This weekend Sam will come home and spend a few days. There is not much planned other than the usual: some Winstead’s and Oklahoma Joe’s. In a few weeks, Ali will be home for a visit – and we will get to meet Banjo the puppy, who is quickly becoming Banjo the dog.
In that this blog is meant for me to write about things that make me happy, these visits fit the bill. Yesterday, I spent time trying to write something about this. It really went nowhere. I was trying to get something down that may be meaningful beyond my own eyes, but not personal to the extent that it would embarrass anyone. I was not doing a very good job at that, so I didn’t finish. I am back to it today to try again.
For eight years now, I have been learning what it is like to have my kids living far away. It started eight years ago when Sam headed off to college in New York. The next year, Ali was off to New Orleans. Even though I am a proponent of kids going away to school, they were both hard for me. While high school gives you a preview, college is that point when the meeting of the Venn diagram circles of our lives, yield much smaller area. Their life, my life, where we meet and share, is not what it used to be. Those days of knowing who, what, where and when are gone.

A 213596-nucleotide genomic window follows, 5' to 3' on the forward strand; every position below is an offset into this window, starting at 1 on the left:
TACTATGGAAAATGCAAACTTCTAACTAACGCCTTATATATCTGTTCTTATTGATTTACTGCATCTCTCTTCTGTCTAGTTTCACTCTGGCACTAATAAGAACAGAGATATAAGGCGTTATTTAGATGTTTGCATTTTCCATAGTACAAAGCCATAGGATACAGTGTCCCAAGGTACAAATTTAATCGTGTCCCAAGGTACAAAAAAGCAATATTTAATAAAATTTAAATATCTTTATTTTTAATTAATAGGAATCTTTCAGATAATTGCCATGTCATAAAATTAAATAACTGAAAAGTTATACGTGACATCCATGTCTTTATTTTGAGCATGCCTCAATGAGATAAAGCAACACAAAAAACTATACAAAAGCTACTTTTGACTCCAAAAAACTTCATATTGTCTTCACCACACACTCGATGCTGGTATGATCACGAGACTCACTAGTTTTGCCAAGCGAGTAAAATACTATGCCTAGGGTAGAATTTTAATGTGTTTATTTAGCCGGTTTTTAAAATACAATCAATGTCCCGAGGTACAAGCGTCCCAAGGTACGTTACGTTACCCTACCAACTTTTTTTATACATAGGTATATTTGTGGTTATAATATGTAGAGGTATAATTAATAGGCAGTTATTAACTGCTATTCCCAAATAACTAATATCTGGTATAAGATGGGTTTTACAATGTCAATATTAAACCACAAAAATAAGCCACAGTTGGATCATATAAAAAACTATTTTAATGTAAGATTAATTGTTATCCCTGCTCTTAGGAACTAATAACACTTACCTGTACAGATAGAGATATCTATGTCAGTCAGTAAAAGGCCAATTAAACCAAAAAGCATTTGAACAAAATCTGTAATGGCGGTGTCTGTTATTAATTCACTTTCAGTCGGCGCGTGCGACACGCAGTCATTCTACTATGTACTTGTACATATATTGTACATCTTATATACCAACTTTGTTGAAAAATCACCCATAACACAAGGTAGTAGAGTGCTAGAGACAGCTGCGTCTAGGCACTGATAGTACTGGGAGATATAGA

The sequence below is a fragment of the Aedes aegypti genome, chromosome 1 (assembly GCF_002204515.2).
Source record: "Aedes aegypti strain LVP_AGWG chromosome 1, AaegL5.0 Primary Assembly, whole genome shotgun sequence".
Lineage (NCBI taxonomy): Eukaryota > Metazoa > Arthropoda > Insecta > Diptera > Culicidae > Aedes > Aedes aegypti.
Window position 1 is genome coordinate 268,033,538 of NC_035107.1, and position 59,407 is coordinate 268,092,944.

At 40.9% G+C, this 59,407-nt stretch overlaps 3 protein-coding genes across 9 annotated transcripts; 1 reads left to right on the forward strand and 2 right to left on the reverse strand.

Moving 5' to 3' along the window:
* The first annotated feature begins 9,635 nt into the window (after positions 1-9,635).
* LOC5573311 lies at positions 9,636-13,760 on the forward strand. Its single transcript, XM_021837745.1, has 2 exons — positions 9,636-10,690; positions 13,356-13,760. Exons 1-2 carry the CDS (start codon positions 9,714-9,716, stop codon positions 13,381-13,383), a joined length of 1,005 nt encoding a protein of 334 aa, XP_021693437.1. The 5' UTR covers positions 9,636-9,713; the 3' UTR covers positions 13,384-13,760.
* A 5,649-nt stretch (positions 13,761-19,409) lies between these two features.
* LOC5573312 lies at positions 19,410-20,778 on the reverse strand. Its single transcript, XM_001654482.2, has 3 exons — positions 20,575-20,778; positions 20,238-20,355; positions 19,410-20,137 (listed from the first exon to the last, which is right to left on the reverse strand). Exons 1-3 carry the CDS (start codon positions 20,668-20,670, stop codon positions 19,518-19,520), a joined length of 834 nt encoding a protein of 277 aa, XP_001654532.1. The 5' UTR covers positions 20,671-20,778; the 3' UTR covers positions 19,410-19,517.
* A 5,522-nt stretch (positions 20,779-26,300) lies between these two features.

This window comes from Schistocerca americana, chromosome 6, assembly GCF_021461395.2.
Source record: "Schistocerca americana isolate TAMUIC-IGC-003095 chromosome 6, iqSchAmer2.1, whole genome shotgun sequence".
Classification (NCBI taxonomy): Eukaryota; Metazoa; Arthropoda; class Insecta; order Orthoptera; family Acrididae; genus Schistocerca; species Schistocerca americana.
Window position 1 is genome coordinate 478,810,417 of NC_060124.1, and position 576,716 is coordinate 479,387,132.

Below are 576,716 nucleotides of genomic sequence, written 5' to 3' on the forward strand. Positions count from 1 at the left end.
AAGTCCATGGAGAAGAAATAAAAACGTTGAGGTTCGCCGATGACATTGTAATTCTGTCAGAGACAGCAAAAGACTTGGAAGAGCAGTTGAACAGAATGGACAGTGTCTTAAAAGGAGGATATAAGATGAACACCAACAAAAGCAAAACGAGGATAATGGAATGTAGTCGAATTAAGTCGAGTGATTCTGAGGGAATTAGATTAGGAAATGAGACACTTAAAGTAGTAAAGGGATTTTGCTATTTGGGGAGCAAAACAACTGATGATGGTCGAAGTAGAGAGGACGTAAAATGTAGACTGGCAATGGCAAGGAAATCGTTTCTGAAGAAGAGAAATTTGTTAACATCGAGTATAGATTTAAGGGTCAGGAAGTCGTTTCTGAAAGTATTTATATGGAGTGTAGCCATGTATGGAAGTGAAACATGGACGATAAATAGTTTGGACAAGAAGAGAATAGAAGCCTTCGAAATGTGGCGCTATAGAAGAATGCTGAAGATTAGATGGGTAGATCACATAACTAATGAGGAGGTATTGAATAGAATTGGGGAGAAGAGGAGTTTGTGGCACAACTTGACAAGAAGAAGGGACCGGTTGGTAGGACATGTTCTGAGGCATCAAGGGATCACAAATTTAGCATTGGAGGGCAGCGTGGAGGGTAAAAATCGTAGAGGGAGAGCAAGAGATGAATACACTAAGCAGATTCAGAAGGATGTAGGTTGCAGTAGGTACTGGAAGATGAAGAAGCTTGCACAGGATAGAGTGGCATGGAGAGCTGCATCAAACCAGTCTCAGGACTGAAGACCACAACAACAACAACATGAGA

So, I have arrived at this point, not unexpectedly. The distance between college and home for both kids made visits infrequent. When both of them graduated, they decided to stay in the cities where they went to school. Both of them have jobs, and health insurance, and friends who care about them. While I would love for them to be closer, they both are inclined to make good decisions that work for them. I trust that most.
But when there is a visit planned, it is happy. For me, to lay eyes on that person who, no matter how old, shares my constitutional being, grounds something in me. I think, one of the best podcasts out there is one called Radiolab. There was one that I listened to recently about fetal cells. Scientists are finding is that anytime a woman gives birth, there is some mixing of blood and it is not uncommon for fetal cells to be found in a mother decades after the birth. There are questions as to whether those cells are protective, could potentially create issues, or whether they even matter. I think that ambiguity seems right. All of the above?
I am happy that in the next few weeks I will be able to spend time with my two wonderful kids. We may fall briefly fall back into the routines of what it was like to live together in this house. We may have time to talk more deeply about what is going on in their lives and what plans and hopes they have for their next steps. We will probably watch some stupid tv. Our Venn circles may cuddle a little closer. And when they get ready to leave, it will make me cry, but those are probably those baby cells doing their business.